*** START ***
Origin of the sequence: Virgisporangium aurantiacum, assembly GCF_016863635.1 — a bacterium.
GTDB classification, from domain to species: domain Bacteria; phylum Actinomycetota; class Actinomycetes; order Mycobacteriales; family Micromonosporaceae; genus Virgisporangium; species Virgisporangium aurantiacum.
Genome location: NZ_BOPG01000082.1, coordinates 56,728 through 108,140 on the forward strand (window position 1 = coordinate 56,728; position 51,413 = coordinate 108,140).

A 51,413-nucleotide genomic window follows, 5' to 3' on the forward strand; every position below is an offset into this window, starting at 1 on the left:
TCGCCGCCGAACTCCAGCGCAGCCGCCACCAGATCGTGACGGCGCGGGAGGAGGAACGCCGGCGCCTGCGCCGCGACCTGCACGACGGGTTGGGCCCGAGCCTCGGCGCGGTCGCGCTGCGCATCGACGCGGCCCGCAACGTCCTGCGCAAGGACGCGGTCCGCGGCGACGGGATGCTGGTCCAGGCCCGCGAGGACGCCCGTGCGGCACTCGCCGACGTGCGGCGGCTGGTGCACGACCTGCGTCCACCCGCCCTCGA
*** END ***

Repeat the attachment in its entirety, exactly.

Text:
Origin of the sequence: Virgisporangium aurantiacum, assembly GCF_016863635.1 — a bacterium.
GTDB classification, from domain to species: domain Bacteria; phylum Actinomycetota; class Actinomycetes; order Mycobacteriales; family Micromonosporaceae; genus Virgisporangium; species Virgisporangium aurantiacum.
Genome location: NZ_BOPG01000082.1, coordinates 56,728 through 108,140 on the forward strand (window position 1 = coordinate 56,728; position 51,413 = coordinate 108,140).

A 51,413-nucleotide genomic window follows, 5' to 3' on the forward strand; every position below is an offset into this window, starting at 1 on the left:
TCGCCGCCGAACTCCAGCGCAGCCGCCACCAGATCGTGACGGCGCGGGAGGAGGAACGCCGGCGCCTGCGCCGCGACCTGCACGACGGGTTGGGCCCGAGCCTCGGCGCGGTCGCGCTGCGCATCGACGCGGCCCGCAACGTCCTGCGCAAGGACGCGGTCCGCGGCGACGGGATGCTGGTCCAGGCCCGCGAGGACGCCCGTGCGGCACTCGCCGACGTGCGGCGGCTGGTGCACGACCTGCGTCCACCCGCCCTCGA